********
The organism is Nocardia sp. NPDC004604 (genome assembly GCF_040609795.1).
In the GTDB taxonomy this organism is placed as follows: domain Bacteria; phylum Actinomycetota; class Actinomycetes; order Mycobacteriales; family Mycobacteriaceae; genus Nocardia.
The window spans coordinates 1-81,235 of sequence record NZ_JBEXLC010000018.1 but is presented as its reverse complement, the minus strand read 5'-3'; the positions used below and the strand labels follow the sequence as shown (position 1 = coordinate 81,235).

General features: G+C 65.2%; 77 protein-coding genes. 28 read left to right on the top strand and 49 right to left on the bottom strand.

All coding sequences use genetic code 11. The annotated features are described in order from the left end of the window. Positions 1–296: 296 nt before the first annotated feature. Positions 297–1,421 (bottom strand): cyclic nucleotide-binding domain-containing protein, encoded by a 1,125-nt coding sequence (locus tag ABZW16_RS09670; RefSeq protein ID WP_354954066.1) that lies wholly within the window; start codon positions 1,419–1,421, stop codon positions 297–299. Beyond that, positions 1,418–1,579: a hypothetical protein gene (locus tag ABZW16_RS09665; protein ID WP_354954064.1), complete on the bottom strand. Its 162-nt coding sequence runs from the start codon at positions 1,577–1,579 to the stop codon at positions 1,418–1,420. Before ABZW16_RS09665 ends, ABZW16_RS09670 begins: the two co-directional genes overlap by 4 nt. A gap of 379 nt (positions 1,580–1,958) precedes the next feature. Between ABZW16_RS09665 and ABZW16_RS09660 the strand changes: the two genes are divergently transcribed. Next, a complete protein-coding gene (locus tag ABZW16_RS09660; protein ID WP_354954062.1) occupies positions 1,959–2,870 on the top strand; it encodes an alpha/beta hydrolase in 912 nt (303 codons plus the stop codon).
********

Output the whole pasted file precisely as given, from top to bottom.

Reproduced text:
The organism is Nocardia sp. NPDC004604 (genome assembly GCF_040609795.1).
In the GTDB taxonomy this organism is placed as follows: domain Bacteria; phylum Actinomycetota; class Actinomycetes; order Mycobacteriales; family Mycobacteriaceae; genus Nocardia.
The window spans coordinates 1-81,235 of sequence record NZ_JBEXLC010000018.1 but is presented as its reverse complement, the minus strand read 5'-3'; the positions used below and the strand labels follow the sequence as shown (position 1 = coordinate 81,235).

General features: G+C 65.2%; 77 protein-coding genes. 28 read left to right on the top strand and 49 right to left on the bottom strand.

All coding sequences use genetic code 11. The annotated features are described in order from the left end of the window. Positions 1–296: 296 nt before the first annotated feature. Positions 297–1,421 (bottom strand): cyclic nucleotide-binding domain-containing protein, encoded by a 1,125-nt coding sequence (locus tag ABZW16_RS09670; RefSeq protein ID WP_354954066.1) that lies wholly within the window; start codon positions 1,419–1,421, stop codon positions 297–299. Beyond that, positions 1,418–1,579: a hypothetical protein gene (locus tag ABZW16_RS09665; protein ID WP_354954064.1), complete on the bottom strand. Its 162-nt coding sequence runs from the start codon at positions 1,577–1,579 to the stop codon at positions 1,418–1,420. Before ABZW16_RS09665 ends, ABZW16_RS09670 begins: the two co-directional genes overlap by 4 nt. A gap of 379 nt (positions 1,580–1,958) precedes the next feature. Between ABZW16_RS09665 and ABZW16_RS09660 the strand changes: the two genes are divergently transcribed. Next, a complete protein-coding gene (locus tag ABZW16_RS09660; protein ID WP_354954062.1) occupies positions 1,959–2,870 on the top strand; it encodes an alpha/beta hydrolase in 912 nt (303 codons plus the stop codon).